Now we need to add our custom serializer to define the two added attributes and use them in the registration. The custom register serializer needs to be a child class of the one named RegisterSerializer that dj-rest-auth provides. Also we have to overwrite the save method to set those values that came in the request:

# serializers.py in the users Django app
from django.db import transaction
from rest_framework import serializers
from dj_rest_auth.registration.serializers import RegisterSerializer

from users.models import GENDER_SELECTION


class CustomRegisterSerializer(RegisterSerializer):
    gender = serializers.ChoiceField(choices=GENDER_SELECTION)
    phone_number = serializers.CharField(max_length=30)

    # Define transaction.atomic to rollback the save operation in case of error
    @transaction.atomic
    def save(self, request):
        user = super().save(request)
        user.gender = self.data.get('gender')
        user.phone_number = self.data.get('phone_number')
        user.save()
        return user

Now we can’t forget to tell dj-rest-auth to use the recently created serializer. Let’s add the CustomRegisterSerializer to the settings:

REST_AUTH_REGISTER_SERIALIZERS = {
    'REGISTER_SERIALIZER': 'users.serializers.CustomRegisterSerializer',
}

After this, if we go to the registration endpoint, we would see something like this:

The username appears in the browsable endpoint, but thanks to the configuration you can leave it empty.
And that’s it! We have added a customized registration endpoint to our Django app. Now we can create users with email, gender, and phone number, and make some tests around the login functionality too.

Use of JWT

When an app manages authentication, a good and standard implementation of authentication by token authorization is using JWT (JSON web tokens). JWTs are a good way of securely transmitting information between parties because they can be signed, which means you can be sure that the senders are who they say they are. We can easily configure our Django app to use JWT. First we need to install djangorestframework-simplejwt:

pip install djangorestframework-simplejwt

Then add to the settings:

REST_FRAMEWORK = {
    'DEFAULT_AUTHENTICATION_CLASSES': (
        'dj_rest_auth.jwt_auth.JWTCookieAuthentication',
    ),
}

REST_USE_JWT = True
JWT_AUTH_COOKIE = 'my-app-auth' # The cookie key name can be the one you want

And we are good to go! We have an app that manages the authentication with JWT.

The User endpoint

If you need to modify or just retrieve the information of an authenticated user; you can use an endpoint provided by dj-rest-auth: dj-rest-auth/user/. It’s a very useful endpoint in the case you want the user to be able to modify its own information.
What happens if you have customized the Django user model? Well, in that case you need to overwrite the user serializer to be able to see and update those added attributes. Let’s continue with the example of a customized model with a gender and a phone number. In that case we need to tell dj-rest-auth to use the customized serializer already created (CustomRegisterSerializer) as the user’s detail serializer, adding this to the settings:

REST_AUTH_SERIALIZERS = {
    'USER_DETAILS_SERIALIZER': 'users.serializers.CustomRegisterSerializer',
}

With that definition, we can retrieve and update the gender and phone_number of an authenticated user with the named endpoint. Let’s say now, that our app only allows the gender to be updated after registration. In the CustomRegisterSerializer the phone number can be modified of course, because we want the user to add that value at the moment of the registration. We can define then another serializer that doesn’t allow the phone number to be modified. Let’s call it CustomUserDetailSerializer and add it in the same file that is CustomRegisterSerializer:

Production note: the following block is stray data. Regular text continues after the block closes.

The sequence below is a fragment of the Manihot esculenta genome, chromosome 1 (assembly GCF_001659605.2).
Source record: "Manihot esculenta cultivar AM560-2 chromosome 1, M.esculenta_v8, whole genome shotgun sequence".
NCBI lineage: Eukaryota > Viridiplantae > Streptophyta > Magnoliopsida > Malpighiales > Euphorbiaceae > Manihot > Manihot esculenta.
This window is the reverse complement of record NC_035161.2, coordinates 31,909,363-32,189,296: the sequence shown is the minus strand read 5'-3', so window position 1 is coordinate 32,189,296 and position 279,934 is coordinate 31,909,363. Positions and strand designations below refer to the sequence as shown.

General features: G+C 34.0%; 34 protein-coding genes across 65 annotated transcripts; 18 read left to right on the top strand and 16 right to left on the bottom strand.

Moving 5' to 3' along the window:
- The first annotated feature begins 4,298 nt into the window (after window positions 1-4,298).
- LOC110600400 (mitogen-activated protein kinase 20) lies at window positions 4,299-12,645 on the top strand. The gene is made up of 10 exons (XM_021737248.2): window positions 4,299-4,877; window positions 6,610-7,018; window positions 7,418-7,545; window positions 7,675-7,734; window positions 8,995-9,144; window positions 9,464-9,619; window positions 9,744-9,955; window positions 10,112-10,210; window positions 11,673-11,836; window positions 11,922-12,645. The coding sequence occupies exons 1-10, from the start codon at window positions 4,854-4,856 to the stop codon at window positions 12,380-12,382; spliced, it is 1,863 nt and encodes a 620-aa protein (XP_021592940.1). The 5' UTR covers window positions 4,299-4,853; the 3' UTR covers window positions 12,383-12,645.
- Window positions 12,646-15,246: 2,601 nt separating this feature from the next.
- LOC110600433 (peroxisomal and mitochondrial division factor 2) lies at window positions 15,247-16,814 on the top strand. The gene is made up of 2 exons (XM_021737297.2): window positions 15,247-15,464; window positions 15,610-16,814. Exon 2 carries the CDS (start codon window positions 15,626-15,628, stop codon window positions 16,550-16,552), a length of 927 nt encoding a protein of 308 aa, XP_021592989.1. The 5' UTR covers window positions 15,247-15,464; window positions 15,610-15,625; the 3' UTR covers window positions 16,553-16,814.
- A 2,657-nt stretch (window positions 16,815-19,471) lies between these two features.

# serializers.py in the users Django app
...

from users.models import CustomUser

...

class CustomUserDetailsSerializer(serializers.ModelSerializer):

    class Meta:
        model = CustomUser
        fields = (
            'pk',
            'email',
            'phone_number',
            'gender',
        )
        read_only_fields = ('pk', 'email', 'phone_number',)

Then we have to add this as the correct user details serializer in our settings, replacing CustomRegisterSerializer with the new one:

REST_AUTH_SERIALIZERS = {
    'USER_DETAILS_SERIALIZER': 'users.serializers.CustomUserDetailsSerializer',
}

And this is what you will see in the endpoint of the user:

As you can see in the picture, the only value that can be modified is the gender.

Sign-up with email verification

It’s possible to configure email verification at the moment that a user registers. This means that a successfully registered user has to check the inbox and confirm through the received email that he really is the owner of the email account. To do this, go to your settings and turn on email verification:

# Your settings file
...

ACCOUNT_EMAIL_VERIFICATION = 'mandatory'

With this, after a correct sign-up your app will send a verification email to the entered account. But you didn’t finish: as dj-rest-auth documentation says, after enabling the email verification, you need to add a path to your urls that will be used by the verification view:

# Your urls file
...
from dj_rest_auth.registration.views import VerifyEmailView

...

urlpatterns = [
    ...
    path(
        'dj-rest-auth/account-confirm-email/',
        VerifyEmailView.as_view(),
        name='account_email_verification_sent'
    ),
    ...
]

If you don’t do that, you will get a NoReverseMatch error.
Also, let’s use a django-allauth configuration to activate the email account after the user clicks on the link received in the email. Add this to your settings:

# Your settings file
...
ACCOUNT_CONFIRM_EMAIL_ON_GET = True

And add this path to your urls file before the definition of the dj-rest-auth registration path:

# Your urls file
...
from dj_rest_auth.registration.views import VerifyEmailView, ConfirmEmailView